of Roman domination; others saw him as the trouble maker who would upset the fragile concord that existed between conquerors and conquered. To some he was sent from God, because only someone sent from God would be able to do the work of God. To others he was a dangerous radical tramping roughshod over centuries of belief and doctrine. Some saw him as Elijah, or one of the prophets, whose return to earth would herald the beginning of the end times when God’s

kingdom would be established once and for all. Others saw him as an imposter who led gullible people away from the true religion. This Son of God, this Messiah, seemed to be all things to all men – and women. Is there any wonder then that Jesus should ask “Who do people say that I am?” This was Peter’s reply.

Read Mark 8.29b-33

Peter answered him, “You are the Messiah.” And he sternly ordered them not to tell

anyone about him. Then he began to teach them that the Son of Man must undergo great suffering, and be rejected by the elders, the chief priests, and the scribes, and be killed, and after three days rise again. He said all this quite openly. And Peter took him aside

and began to rebuke him. 33 But turning and looking at his disciples, he rebuked Peter

 and said, “Get behind me, Satan! For you are setting your mind not on divine things

but on human things.”

It was not enough for Jesus to hear his disciples recite who other people thought he was. He needed to know who they thought he was. Had they begun to grasp the truth about his identity or did they simply share the popular images? “And you, who do you say that I am?”

I wonder if Jesus was asking for his own benefit, or the disciples? Perhaps a bit of both. Jesus needed reassurance, the confirmation, that his journey from the wilderness was leading him

where God wanted him to go. His disciples needed to know what this meant for him and for them.

It was Peter answered for the rest. “You are the Messiah” From our historical perspective it seems the obvious reply. We have read the story from start to finish. But in the context of its

time, Peter’s response was “one small step of faith for man, one giant leap of faith for mankind”,

to misquote someone else who reached for the moon! Peter dared to articulate the expectations, not only of his contemporaries, but of generations of those who had gone before. That took some doing, especially given the lack of incontrovertible proof that Jesus was indeed the Messiah. Something had prompted Peter to give his answer but Jesus needed to be sure that their understanding of Messiah matched his own, so told his disciples to keep quiet about it for the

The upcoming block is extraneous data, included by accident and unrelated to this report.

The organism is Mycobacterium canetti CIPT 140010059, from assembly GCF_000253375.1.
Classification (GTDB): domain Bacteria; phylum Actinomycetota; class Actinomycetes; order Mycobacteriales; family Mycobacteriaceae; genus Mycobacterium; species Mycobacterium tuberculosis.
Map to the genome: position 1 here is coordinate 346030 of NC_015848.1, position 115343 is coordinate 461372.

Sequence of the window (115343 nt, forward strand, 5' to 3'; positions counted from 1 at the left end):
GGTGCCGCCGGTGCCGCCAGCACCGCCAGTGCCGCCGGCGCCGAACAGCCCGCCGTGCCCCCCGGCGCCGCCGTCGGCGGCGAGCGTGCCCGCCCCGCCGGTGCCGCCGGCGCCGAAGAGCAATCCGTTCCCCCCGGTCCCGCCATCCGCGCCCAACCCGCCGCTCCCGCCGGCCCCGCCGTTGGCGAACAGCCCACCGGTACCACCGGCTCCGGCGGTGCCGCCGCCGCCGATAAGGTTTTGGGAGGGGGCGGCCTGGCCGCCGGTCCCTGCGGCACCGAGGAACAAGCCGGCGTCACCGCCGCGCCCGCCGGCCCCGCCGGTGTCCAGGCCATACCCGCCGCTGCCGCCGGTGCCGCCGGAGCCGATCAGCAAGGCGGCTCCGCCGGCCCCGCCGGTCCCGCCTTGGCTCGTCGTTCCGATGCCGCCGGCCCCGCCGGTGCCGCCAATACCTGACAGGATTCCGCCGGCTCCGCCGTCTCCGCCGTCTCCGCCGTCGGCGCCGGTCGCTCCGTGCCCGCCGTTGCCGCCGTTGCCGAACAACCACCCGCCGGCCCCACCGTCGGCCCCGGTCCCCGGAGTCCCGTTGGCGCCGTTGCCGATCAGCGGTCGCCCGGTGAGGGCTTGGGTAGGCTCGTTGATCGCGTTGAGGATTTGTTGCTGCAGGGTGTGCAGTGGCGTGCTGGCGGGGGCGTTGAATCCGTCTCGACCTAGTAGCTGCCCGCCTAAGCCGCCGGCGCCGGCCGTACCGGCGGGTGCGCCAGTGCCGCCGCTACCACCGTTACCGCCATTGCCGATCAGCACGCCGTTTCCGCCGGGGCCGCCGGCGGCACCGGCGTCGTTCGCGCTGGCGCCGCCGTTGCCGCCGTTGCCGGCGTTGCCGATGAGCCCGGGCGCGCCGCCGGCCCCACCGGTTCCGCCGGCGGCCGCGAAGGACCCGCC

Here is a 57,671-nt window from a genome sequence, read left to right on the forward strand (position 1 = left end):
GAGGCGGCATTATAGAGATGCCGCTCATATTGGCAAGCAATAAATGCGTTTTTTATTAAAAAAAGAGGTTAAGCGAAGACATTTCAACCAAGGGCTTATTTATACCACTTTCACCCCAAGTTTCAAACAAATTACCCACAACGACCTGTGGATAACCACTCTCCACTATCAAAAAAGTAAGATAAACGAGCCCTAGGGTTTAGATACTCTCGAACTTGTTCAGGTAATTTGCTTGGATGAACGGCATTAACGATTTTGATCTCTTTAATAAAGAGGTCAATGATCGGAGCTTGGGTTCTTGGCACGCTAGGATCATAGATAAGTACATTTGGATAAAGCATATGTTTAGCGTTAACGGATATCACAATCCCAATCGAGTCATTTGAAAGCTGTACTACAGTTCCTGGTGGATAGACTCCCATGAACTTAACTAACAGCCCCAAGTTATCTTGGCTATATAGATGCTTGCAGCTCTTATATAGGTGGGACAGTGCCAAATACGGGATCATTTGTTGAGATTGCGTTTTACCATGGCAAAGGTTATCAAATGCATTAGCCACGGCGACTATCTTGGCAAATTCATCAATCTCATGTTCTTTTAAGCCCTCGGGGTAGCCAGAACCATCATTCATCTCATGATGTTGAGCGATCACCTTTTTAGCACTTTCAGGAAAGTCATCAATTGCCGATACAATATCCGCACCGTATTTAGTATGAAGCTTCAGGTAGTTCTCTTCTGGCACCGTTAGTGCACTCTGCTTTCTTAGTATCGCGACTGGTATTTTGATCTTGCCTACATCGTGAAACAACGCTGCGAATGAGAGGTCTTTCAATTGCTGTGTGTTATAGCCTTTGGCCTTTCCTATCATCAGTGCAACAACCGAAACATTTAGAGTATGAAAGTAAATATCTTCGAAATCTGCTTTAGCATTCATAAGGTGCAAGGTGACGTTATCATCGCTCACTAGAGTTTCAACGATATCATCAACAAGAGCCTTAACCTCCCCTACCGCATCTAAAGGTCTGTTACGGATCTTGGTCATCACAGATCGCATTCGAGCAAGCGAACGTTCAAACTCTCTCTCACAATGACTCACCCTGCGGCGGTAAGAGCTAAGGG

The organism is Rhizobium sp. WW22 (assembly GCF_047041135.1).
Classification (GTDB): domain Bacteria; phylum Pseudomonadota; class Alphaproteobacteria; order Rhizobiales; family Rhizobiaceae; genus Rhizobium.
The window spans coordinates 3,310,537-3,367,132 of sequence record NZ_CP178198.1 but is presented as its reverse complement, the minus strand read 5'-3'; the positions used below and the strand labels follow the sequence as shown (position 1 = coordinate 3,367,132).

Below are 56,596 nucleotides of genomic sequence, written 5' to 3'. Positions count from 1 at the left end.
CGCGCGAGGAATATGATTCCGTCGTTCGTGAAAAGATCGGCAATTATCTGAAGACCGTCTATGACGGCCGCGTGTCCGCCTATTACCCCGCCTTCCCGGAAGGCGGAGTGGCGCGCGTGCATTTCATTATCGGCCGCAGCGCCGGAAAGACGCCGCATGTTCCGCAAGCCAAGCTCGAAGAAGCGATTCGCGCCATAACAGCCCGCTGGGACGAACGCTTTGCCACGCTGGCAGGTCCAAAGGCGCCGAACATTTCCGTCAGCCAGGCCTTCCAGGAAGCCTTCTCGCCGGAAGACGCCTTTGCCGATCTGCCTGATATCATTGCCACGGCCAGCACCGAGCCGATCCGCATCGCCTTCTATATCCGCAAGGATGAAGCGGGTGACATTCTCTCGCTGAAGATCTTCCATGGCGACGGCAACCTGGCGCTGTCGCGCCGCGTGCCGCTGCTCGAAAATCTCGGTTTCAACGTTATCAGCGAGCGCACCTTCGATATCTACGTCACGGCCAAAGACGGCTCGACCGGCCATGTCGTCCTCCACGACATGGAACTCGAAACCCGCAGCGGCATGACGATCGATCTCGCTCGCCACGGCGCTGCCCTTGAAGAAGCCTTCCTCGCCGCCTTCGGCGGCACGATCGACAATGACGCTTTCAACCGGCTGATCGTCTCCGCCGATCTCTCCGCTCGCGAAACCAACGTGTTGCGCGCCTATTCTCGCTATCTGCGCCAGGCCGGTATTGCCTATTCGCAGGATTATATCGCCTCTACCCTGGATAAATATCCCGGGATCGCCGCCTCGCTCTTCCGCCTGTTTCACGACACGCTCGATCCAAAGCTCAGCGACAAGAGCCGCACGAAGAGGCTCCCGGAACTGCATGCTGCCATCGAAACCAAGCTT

time being. They had just head the proclamation of the century, and Jesus told them to keep it to themselves! But Jesus had to be certain that Peter and the rest understood what Messiah really meant. And what better way to test that than by spelling out what lay ahead for him and for them?

But it was at this point that the popularist notion of Messiah and the true vocation of Messiah

came into sharp relief and exposed Peter’s inadequate understanding. Messiah’s way was the

way of love, of humble servant-hood, of righting wrongs, and it inevitably led to sacrifice. And that for some people, himself included, that sacrifice was unto death. Jesus’ Messiah was not the all-powerful political liberator; his rule achieved by popular uprising. The new age he heralded would not be imposed by force of arms. Rather, his Messiah would offer a new way of being human. A way that released all the finer gifts placed by God in each person from the beginning of creation; those that Paul was later to describe as gifts of the Spirit. The tools of Jesus’ Messiah were towel and basin, bread and wine, service and sacrifice. And Peter just could not make sense of this. ‘What do you mean Jesus? This cannot be. You are God’s anointed, the Messiah. Assert yourself!”I wonder; did Jesus hear the tempters’ whisper? If so he was up to the challenge.

“Get behind me Satan”.Peter still did not understand, so Jesus called the crowds to join the disciples and spelt it out for them.